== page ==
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Woman pleads guilty to 28 counts of forgery

By Jason A. Smith

jsmith@henryherald.com

A McDonough woman pleaded guilty Monday to writing more than $76,000 in checks to herself, using her former employer's money.

In Henry County Supoerior Court, Lidia Holland Oglesby, 35, was sentenced to 10 years' probation. Oglesby faced 28 counts of forgery, and one count of theft by taking. According to a January indictment, Oglesby took $76,583.24 from The Tensar Corporation in Morrow, while working in the company's accounting department.

According to a March press release from McDonough Police, Oglesby wrote checks to herself from Tensar, a site-development company located in Morrow, and specializing in engineering technologies. According to the report, Oglesby wrote checks to herself between 2001 and 2005, while working in Tensar's accounting department.

She was arrested following a joint investigation by the Clayton County Police Department and the McDonough Police Department earlier this year.

McDonough Police Capt. Kyle Helgerson said in March that Oglesby presented 15 checks to the former Southtrust Bank at 87 Keys Ferry St., in McDonough, from December of 2002 to December of 2005, totaling more than $22,500.

Court documents in Clayton County show that Oglesby forged checks at the Suntrust/Wachovia location at 7155 Jonesboro Rd., in Morrow, between July of 2004 and January of 2006.

The company discovered Oglesby's alleged crime during an internal audit, according to Claire Klaczak, Tensar's Human Resources Director, who first reported Oglesby to police.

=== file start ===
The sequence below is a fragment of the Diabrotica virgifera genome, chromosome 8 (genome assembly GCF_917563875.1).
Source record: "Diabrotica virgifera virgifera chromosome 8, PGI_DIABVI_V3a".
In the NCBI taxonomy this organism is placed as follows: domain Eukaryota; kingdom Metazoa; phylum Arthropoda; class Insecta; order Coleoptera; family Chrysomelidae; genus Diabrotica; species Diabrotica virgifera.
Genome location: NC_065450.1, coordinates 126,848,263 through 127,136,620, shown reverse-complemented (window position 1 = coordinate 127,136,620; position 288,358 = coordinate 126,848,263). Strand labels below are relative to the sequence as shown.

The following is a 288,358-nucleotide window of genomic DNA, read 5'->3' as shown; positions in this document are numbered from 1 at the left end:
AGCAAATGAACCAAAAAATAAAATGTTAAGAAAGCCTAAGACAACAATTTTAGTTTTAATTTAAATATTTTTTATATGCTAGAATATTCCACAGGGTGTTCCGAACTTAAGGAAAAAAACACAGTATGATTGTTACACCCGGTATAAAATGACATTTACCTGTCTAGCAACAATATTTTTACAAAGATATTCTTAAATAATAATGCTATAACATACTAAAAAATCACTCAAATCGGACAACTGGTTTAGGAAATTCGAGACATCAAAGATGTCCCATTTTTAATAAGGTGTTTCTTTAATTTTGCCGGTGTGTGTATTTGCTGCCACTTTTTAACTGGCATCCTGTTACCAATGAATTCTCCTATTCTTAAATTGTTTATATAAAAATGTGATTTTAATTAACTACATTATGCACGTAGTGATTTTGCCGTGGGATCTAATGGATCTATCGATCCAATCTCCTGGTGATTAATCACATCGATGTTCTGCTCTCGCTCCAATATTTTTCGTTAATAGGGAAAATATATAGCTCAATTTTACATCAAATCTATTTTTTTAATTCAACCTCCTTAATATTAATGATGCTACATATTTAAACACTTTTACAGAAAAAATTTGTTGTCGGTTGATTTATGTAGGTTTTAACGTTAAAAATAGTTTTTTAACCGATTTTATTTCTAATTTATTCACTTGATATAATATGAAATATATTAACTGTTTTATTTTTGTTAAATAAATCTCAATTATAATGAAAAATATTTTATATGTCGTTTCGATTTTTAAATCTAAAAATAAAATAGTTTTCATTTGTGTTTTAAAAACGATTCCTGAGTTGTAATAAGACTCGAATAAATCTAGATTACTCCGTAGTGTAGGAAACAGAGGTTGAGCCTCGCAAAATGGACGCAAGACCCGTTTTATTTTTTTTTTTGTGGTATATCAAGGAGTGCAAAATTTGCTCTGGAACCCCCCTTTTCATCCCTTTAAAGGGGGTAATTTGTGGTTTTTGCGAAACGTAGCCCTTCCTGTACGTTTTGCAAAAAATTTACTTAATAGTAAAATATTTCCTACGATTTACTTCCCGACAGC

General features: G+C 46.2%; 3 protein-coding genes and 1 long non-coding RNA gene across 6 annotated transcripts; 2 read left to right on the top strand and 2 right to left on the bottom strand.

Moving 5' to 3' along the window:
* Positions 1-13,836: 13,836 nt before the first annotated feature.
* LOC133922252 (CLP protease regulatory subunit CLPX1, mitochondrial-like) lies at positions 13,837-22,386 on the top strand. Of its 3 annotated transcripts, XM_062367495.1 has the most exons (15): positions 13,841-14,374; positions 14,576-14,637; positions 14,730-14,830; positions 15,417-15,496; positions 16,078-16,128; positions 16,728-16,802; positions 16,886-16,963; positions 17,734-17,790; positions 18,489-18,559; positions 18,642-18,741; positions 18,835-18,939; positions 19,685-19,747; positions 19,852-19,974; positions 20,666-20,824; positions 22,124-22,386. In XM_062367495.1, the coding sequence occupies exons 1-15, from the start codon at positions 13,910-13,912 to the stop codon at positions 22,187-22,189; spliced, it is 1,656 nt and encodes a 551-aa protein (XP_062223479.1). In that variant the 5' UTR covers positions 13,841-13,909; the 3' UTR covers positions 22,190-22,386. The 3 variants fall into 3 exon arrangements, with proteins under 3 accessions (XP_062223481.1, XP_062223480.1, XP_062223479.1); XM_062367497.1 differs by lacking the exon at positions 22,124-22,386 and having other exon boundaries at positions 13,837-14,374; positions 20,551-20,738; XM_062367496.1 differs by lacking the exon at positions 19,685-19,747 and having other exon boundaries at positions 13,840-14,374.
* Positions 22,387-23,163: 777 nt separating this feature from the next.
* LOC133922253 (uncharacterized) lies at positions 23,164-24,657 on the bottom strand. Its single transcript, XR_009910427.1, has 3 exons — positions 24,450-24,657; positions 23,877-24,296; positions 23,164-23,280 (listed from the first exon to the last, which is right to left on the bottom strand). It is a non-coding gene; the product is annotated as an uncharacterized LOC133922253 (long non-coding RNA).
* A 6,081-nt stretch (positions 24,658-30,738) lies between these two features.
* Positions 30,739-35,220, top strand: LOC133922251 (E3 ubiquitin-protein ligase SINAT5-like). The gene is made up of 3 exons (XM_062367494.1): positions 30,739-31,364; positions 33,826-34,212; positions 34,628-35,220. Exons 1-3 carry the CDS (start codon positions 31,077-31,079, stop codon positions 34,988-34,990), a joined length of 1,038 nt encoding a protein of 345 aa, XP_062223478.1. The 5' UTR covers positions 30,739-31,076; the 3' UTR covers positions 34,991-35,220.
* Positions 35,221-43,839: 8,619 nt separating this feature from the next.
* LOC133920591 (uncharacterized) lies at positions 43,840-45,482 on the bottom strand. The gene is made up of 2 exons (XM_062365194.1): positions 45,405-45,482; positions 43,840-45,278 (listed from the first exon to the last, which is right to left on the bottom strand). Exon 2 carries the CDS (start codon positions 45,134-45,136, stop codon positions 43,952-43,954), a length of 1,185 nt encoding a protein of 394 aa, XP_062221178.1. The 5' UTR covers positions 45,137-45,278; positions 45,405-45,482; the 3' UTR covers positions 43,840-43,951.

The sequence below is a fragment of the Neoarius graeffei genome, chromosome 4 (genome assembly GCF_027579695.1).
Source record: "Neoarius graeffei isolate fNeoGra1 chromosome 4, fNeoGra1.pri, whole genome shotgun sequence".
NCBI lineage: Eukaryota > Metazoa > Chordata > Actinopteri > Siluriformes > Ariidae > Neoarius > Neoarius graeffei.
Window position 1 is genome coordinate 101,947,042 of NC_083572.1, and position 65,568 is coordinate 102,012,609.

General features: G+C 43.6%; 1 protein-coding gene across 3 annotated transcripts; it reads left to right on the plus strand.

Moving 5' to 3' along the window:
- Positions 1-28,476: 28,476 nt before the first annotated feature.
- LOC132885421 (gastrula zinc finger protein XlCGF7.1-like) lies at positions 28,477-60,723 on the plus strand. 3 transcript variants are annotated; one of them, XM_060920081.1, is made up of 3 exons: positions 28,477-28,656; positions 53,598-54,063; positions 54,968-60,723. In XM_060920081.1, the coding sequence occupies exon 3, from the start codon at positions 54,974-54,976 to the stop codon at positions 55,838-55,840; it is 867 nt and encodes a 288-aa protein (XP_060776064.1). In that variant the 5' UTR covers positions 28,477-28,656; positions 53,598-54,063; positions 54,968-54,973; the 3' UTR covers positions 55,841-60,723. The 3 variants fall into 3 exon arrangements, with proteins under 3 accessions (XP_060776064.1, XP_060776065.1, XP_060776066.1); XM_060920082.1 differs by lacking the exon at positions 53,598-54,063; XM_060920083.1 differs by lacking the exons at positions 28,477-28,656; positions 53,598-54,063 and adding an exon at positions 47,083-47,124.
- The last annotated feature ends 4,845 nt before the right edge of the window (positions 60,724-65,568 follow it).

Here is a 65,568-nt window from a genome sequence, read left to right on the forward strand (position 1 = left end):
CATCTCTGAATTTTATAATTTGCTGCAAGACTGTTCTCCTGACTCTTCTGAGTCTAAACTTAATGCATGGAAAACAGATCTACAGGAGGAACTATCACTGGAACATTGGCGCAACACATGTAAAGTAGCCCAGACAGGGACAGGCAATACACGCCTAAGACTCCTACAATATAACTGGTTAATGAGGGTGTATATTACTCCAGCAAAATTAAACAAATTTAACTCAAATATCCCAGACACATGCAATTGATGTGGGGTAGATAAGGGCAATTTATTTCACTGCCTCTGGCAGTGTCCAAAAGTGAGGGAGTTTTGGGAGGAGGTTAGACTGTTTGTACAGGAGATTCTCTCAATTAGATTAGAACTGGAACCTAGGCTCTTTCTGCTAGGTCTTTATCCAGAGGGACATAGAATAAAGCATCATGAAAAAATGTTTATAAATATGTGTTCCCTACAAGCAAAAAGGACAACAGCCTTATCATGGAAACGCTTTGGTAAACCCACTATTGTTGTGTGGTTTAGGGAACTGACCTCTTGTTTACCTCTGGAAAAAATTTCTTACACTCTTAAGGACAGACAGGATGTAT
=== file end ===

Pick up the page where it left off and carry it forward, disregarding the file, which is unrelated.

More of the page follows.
"After our discovery, she admitted that she had taken the money," Klaczak said in March.

Further investigation showed Oglesby cashed 13 other forged checks, totaling more than $50,000 from Tensar at the Southtrust location, according to authorities.

Defense attorney Clay Davis said Monday that Oglesby, while working for Tensar, discovered a similar type of theft being perpetrated by another employee and reported it to her superiors, even though she suspected her own actions would be discovered as well. He said there was "no collusion" between Oglesby and the co-worker, whose name was not availabile Monday.

He said Oglesby, after admitting the thefts to the company, continued to work with the company, training new personnel on how to identify such thefts.

Davis said his client was diagnosed, after her arrest, with a "shopping addiction" called impulsive control disorder, and depression. Oglesby, he said, is "extremely remorseful," is undergoing counseling and "vows that society will never have another problem with her."

In addition to probation, Oglesby was ordered to pay back the money she took from Tensar. Davis said members of Oglesby's family have come up with $39,000 to aid in the restitution effort. Oglesby, he said, will pay the remaining funds back to Tensar, at $1,000 a month.